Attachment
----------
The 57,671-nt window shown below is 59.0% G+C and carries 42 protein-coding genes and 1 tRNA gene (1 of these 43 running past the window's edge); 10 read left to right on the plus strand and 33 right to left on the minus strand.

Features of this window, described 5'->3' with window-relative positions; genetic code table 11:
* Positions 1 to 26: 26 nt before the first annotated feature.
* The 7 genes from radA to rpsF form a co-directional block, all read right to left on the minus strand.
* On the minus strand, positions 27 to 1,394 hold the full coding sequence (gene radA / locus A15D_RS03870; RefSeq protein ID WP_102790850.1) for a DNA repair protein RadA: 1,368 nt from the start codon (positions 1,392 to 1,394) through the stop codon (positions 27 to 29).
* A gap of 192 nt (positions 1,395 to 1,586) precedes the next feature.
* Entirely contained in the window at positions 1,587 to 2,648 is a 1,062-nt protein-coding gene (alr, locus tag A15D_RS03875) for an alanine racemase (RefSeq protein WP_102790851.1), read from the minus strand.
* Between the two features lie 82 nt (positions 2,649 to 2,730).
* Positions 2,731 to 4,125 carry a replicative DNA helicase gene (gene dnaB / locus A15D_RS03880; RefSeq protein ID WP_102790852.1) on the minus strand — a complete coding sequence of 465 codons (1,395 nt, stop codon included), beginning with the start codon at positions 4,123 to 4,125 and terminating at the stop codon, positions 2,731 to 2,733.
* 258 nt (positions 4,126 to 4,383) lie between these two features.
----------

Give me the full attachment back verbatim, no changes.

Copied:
The 57,671-nt window shown below is 59.0% G+C and carries 42 protein-coding genes and 1 tRNA gene (1 of these 43 running past the window's edge); 10 read left to right on the plus strand and 33 right to left on the minus strand.

Features of this window, described 5'->3' with window-relative positions; genetic code table 11:
* Positions 1 to 26: 26 nt before the first annotated feature.
* The 7 genes from radA to rpsF form a co-directional block, all read right to left on the minus strand.
* On the minus strand, positions 27 to 1,394 hold the full coding sequence (gene radA / locus A15D_RS03870; RefSeq protein ID WP_102790850.1) for a DNA repair protein RadA: 1,368 nt from the start codon (positions 1,392 to 1,394) through the stop codon (positions 27 to 29).
* A gap of 192 nt (positions 1,395 to 1,586) precedes the next feature.
* Entirely contained in the window at positions 1,587 to 2,648 is a 1,062-nt protein-coding gene (alr, locus tag A15D_RS03875) for an alanine racemase (RefSeq protein WP_102790851.1), read from the minus strand.
* Between the two features lie 82 nt (positions 2,649 to 2,730).
* Positions 2,731 to 4,125 carry a replicative DNA helicase gene (gene dnaB / locus A15D_RS03880; RefSeq protein ID WP_102790852.1) on the minus strand — a complete coding sequence of 465 codons (1,395 nt, stop codon included), beginning with the start codon at positions 4,123 to 4,125 and terminating at the stop codon, positions 2,731 to 2,733.
* 258 nt (positions 4,126 to 4,383) lie between these two features.